“Providing this reasonable measure of protection to religious organizations and houses of worship in America will ensure that they can continue performing their vital functions of serving Americans and ministering to all of our spiritual and physical needs,” both the statement to the Senate Judiciary Committee and the letter to members of Congress pointed out.

“Without this protection,” the document continued, “many ministries may feel that they cannot reopen because a lawyer may claim that they are negligent in not following the standards of another industry or even another state. And some of those who do open may find themselves facing the very lawsuits we fear.”

Kelly Shackelford, president of Texas-based First Liberty Counsel, said, “Churches, synagogues, and America’s houses of worship have provided critical care, comfort, and calm in the midst of the uncertainty caused by a worldwide pandemic.”

With some governors already opening up their states, “Congress should provide America’s houses of worship the assurance that America’s faith communities can continue to be good Samaritans to the oppressed and the downtrodden.”

The statement and letter did not refer to the First Amendment or religious freedom.

Most lawsuits filed in recent weeks had argued that limiting religious gatherings in size, if not outright banning them, violates the First Amendment. Those lawsuits always emphasized that social distancing measures and other ways to ensure proper hygiene would be implemented.

In addition to lawsuits, religious leaders in several states have demanded from their governors to change executive orders imposing more severe restrictions on worship services, which are theoretically fully protected by the First Amendment, than on grocery stores.

Last week, hundreds of pastors in California announced plans to defy Democratic governor Gavin Newsom’s executive orders deeming religious gatherings nonessential. In an open letter to the governor, they “declared their intent to begin holding in-person church services beginning on Sunday, May 31, 2020.”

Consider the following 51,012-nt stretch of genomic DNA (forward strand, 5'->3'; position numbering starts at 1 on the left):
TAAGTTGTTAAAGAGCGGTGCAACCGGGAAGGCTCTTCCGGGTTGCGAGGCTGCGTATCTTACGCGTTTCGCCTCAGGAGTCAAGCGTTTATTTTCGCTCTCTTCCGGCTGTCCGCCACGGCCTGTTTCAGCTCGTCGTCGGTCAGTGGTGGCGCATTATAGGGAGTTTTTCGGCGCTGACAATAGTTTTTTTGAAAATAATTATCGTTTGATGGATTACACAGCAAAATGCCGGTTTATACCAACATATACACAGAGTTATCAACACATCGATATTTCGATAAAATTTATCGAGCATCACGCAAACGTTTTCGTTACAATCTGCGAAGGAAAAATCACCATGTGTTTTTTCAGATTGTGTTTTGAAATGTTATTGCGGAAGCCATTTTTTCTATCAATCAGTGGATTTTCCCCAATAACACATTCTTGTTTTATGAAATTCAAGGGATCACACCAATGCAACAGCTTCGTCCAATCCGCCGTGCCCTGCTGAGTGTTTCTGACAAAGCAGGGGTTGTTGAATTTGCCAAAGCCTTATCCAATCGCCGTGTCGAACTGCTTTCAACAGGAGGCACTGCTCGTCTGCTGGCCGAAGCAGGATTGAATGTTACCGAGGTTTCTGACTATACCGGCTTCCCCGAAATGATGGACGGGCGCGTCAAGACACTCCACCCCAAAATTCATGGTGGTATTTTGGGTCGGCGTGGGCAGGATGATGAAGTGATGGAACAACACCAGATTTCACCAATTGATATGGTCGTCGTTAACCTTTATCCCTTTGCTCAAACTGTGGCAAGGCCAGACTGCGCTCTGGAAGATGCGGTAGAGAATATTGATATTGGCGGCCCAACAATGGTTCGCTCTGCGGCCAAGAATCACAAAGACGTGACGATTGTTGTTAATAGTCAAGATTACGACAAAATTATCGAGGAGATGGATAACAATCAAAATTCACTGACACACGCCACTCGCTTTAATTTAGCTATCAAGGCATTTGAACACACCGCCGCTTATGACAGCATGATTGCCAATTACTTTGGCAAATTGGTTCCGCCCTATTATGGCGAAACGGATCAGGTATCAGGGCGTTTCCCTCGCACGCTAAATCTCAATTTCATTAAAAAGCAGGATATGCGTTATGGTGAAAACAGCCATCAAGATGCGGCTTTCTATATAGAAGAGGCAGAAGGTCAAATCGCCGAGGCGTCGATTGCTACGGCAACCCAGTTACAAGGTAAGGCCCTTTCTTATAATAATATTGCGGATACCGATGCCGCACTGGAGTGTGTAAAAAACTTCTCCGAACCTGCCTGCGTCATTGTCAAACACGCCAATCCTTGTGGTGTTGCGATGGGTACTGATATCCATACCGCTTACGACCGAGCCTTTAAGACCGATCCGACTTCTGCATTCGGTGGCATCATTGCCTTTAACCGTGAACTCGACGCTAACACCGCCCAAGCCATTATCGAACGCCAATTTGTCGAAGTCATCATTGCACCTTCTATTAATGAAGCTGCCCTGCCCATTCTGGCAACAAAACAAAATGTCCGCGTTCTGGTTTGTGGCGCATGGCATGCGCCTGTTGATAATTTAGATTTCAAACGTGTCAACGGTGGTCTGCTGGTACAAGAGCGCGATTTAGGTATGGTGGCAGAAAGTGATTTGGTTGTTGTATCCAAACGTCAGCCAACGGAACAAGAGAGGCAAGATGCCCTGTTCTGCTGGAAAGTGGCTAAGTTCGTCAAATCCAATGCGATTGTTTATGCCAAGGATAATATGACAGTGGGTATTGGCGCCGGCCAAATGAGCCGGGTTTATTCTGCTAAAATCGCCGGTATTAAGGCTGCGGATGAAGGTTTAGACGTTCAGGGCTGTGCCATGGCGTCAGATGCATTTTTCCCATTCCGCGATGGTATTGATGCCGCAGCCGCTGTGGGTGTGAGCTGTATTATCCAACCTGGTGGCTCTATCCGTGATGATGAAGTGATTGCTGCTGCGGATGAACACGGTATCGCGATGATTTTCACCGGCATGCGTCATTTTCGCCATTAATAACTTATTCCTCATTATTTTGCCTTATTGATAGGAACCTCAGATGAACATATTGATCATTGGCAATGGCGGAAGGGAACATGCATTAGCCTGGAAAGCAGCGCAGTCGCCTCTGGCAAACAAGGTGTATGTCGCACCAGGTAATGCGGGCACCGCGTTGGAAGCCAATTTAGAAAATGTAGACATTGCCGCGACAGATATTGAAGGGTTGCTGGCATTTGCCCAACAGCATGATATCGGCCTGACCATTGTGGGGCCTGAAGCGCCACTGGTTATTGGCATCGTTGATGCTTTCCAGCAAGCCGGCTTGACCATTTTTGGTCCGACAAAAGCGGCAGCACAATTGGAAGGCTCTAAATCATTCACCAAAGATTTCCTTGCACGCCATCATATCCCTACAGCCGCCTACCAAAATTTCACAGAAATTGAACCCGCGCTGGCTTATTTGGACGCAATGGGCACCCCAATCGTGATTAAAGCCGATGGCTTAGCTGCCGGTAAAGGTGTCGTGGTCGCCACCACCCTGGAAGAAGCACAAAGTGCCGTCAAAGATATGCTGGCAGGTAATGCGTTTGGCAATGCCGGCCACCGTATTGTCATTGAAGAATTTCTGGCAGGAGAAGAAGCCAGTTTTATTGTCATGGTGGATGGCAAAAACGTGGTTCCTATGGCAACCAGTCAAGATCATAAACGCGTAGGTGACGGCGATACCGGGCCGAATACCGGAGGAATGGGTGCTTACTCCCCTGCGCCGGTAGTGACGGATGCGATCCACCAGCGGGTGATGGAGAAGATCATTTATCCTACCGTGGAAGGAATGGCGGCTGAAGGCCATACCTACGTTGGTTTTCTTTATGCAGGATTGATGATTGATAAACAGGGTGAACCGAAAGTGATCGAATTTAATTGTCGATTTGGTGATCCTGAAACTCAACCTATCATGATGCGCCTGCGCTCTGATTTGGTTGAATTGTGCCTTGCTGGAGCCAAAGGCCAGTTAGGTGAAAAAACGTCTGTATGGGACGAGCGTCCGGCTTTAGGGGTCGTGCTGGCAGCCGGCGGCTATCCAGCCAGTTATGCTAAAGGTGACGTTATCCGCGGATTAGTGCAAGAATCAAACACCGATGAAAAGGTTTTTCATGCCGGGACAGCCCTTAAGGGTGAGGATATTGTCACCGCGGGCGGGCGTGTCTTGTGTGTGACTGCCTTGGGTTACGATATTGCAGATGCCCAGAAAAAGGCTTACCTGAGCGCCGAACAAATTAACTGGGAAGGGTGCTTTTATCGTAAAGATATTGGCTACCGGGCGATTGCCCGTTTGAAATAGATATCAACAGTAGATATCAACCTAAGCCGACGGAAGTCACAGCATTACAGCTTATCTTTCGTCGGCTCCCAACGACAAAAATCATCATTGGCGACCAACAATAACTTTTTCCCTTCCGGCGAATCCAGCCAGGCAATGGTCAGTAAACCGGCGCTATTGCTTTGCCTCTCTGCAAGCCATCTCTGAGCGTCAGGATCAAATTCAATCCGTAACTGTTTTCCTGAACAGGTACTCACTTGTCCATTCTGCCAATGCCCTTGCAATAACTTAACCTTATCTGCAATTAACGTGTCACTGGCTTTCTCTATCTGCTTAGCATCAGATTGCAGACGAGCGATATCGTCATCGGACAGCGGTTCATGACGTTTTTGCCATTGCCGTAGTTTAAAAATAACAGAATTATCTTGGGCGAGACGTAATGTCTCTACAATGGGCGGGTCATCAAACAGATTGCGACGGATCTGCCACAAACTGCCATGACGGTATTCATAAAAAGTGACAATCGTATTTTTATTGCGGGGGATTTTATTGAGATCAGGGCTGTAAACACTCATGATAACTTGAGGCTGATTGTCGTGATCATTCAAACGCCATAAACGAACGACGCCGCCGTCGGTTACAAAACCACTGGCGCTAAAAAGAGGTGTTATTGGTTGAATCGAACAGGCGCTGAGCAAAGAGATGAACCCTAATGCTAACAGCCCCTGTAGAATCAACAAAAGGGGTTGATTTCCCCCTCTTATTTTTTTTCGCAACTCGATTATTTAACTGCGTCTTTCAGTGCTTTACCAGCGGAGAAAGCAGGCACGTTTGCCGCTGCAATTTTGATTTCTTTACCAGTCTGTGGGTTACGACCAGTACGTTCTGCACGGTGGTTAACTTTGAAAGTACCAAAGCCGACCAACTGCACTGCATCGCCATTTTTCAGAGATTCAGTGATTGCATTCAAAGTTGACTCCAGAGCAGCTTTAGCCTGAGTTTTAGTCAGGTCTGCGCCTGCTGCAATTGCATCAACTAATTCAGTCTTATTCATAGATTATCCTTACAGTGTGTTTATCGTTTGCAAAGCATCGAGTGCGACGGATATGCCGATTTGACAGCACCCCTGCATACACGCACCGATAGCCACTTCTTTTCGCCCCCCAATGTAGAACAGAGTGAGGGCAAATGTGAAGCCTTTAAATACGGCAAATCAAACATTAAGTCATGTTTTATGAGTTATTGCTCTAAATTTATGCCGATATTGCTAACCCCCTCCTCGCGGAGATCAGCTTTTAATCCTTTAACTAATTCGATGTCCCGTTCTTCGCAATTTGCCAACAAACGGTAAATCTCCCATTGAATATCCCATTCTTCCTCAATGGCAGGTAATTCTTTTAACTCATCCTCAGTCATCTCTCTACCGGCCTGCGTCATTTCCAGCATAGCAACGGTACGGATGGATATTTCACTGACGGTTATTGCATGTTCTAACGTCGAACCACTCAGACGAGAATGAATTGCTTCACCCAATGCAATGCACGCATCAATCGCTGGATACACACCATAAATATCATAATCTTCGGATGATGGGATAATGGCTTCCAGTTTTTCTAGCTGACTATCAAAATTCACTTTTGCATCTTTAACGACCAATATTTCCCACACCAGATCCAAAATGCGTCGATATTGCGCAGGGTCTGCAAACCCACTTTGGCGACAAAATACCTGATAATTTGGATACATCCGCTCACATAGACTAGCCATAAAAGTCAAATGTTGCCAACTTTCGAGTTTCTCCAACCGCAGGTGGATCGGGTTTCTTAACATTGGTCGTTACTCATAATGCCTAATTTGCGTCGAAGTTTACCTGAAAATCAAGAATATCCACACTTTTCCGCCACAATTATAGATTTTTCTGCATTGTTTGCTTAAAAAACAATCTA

In Massachusetts, 260 pastors told pro-abortion Republican governor Charlie Baker on May 7 that religious institutions are, in fact, essential. “It is also clear that church is essential under both our state and federal Constitutions,” they wrote in their letter.

In Virginia, almost 200 pastors asked Democratic Governor Ralph Northam to revise executive orders limiting religious gatherings to ten people. “The Church of the Lord Jesus Christ is a hospital for the spiritually sick,” the religious leaders wrote. “Yet corporate worship services of more than 10 people have been banned in Virginia since March 23, regardless of the public-health protocols in place and notwithstanding that groups are permitted to gather in settings such as non-retail offices and ‘essential’ retail businesses.”

At the same time, the federal Department of Justice (DOJ) is supporting the case of Lighthouse Fellowship, a Protestant community in Chincoteague, Virginia, that was served a summons for holding worship services amid the coronavirus pandemic.

In a Statement of Interest filed in early May, the DOJ explained that governments are in a position to take necessary and temporary measures to meet genuine emergencies. However, “there is no pandemic exception to the Constitution and its Bill of Rights.”


  christianity, coronavirus, courts, first liberty institute, lawsuits, religious freedom